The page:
Charles Hollander has long experience practising as an advocate. The breadth of his practice is unusual. Whilst the core of his practice has always been in commercial litigation, whether in the Commercial Court, Chancery Division, in offshore jurisdictions or in international arbitrations, he has extensive expertise in sports law, and other media-related work. He is used as an advocate in major EU matters, particularly in the High Court, in competition and freedom of establishment cases and also has expertise in professional negligence. As a result of his well-known books Documentary Evidence and Conflicts of Interest he has a specialised practice in those areas: he has argued many of the leading cases in relation to disclosure and legal professional privilege, and has a substantial practice advising law firms on conflicts of interest. Charles has now been called as a full member of the Hong Kong Bar and also practises from Temple Chambers, Hong Kong and accepts instructions for cases before the Hong Kong courts.
Recommended by Chambers & Partners and the Legal 500 for commercial litigation.
Major commercial litigation:
Charles has been involved in many of the major commercial disputes of the day. He has recently argued two separate Privy Council appeals: Rawlinson & Hunter v Investec from Guernsey (involving Tchenguiz trusts) and Grace Kennedy Remittance Services v Paymaster, a Jamaican appeal involving misuse of confidential information. He has been involved in the various Tchenguiz cases, the Libyan Investment Authority litigation and IKOS. He also recently argued Astex v Astra Zeneca, an appeal after an intellectual property trial in a drug discovery case. He was instructed on the appeal in Harb v Prince Abdul Aziz, where an agreement was found to have been made with the son of the Saudi king during a conversation at the Dorchester Hotel and the appeal also raised allegations of bias on the part of the trial judge (Peter Smith J). Recent cases also include FG Wilson v Holt (a series of related commercial court actions which settled after leave to appeal to the Supreme Court was given on sale of goods and retention of title issues), BHP Billiton v E.on, an expedited commercial court trial involving termination of a Gas Sales Agreement, a long fraud trial with a public procurement background Montpellier Estates Ltd v Leeds City Council, RC Cayman v Ryan (major litigation in Cayman involving the Ritz-Carlton Hotel), Pacific Electric Wire & Cable v Texan Management, a long commercial fraud trial in Hong Kong and Primary Group v RBS, a ten day trial involving allegations of breach of confidence against the bank. He was involved in the huge Accident Group litigation and its successor Composite, leading a team of leading and junior counsel. The actions were negligence suits against 634 and 85 firms of solicitors respectively.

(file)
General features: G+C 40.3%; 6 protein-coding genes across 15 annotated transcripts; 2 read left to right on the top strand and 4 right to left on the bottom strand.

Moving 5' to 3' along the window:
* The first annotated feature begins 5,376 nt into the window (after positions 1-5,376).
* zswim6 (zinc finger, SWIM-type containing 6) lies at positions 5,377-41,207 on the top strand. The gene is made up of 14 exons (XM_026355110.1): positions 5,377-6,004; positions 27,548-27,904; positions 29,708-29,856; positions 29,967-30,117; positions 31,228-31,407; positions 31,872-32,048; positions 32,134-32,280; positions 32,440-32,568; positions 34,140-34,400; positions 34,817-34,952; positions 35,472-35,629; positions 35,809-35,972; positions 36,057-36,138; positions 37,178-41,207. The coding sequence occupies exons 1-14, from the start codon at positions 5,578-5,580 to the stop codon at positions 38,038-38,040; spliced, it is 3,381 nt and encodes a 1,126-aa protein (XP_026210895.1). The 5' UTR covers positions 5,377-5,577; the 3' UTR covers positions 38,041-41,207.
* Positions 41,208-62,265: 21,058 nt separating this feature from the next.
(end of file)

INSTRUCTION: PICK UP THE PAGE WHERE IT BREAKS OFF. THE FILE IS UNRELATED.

Major commercial litigation in which Charles has been involved has included:
Charles joined Temple Chambers in Hong Kong in 2015 after passing the Hong Kong Bar exams, undertaking pupillage, and being called to the Hong Kong Bar as a full member. He now practises in Hong Kong as well as in London both before the Hong Kong courts and in arbitrations there. He is recommended by the Legal 500 in the Asia Pacific section. Please see his profile here.